Working paper
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Explaining latin america's persistent defaults: an analysis of debtor-creditor relations in London, 1822-1914

Number of pages32
PublisherGeneva : Paul Bairoch Institute of Economic History
  • Working Papers of the Paul Bairoch Institute of Economic History; 3/2020
Publication date2020

This paper analyses the reasons why most Latin American governments frequently defaulted on their debts during the 19th century. Contrary to previous works, which focused on domestic factors, I argue that supply-side factors were equally important. The regulatory framework at the London Stock Exchange impeded defaulting governments from having access to the market. Therefore, the implicit incentive for underwriting banks and governments was to accelerate the negotiations with bondholders, particularly during periods of high liquidity. Frequently, however, the settlements reached were short-lived. In contrast, certain merchant banks opted to delay or refuse a settlement if they judged that the risks of a renewed default were too high. In such cases, even if negotiations were extended, the final agreements were more often respected, allowing governments to improve their repayment record.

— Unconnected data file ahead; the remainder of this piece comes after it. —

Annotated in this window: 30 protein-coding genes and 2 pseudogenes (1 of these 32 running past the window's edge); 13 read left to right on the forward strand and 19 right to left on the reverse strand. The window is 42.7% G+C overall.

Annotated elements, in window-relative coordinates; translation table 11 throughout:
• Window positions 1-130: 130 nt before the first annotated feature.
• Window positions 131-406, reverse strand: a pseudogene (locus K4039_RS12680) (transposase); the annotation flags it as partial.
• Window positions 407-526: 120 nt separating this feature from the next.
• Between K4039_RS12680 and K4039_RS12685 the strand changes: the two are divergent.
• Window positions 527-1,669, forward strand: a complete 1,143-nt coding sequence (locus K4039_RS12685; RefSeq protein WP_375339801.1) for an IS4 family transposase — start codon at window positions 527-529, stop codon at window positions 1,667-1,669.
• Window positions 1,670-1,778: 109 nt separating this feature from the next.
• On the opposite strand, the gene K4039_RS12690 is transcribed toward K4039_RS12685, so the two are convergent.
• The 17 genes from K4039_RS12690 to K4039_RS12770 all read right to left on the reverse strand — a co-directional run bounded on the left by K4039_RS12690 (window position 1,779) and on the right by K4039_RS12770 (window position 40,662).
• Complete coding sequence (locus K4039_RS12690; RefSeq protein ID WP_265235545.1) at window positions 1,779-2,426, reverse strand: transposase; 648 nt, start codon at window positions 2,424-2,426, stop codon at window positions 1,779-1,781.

• Sovereign debt
  • Defaults
  • Defaults
  • Underwriting
  • Financial crises
  • JEL : N26
Citation (ISO format)
FLORES ZENDEJAS, Juan. Explaining latin america’s persistent defaults: an analysis of debtor-creditor relations in London, 1822-1914. 2020
Main files (1)
Working paper
  • PID : unige:140134

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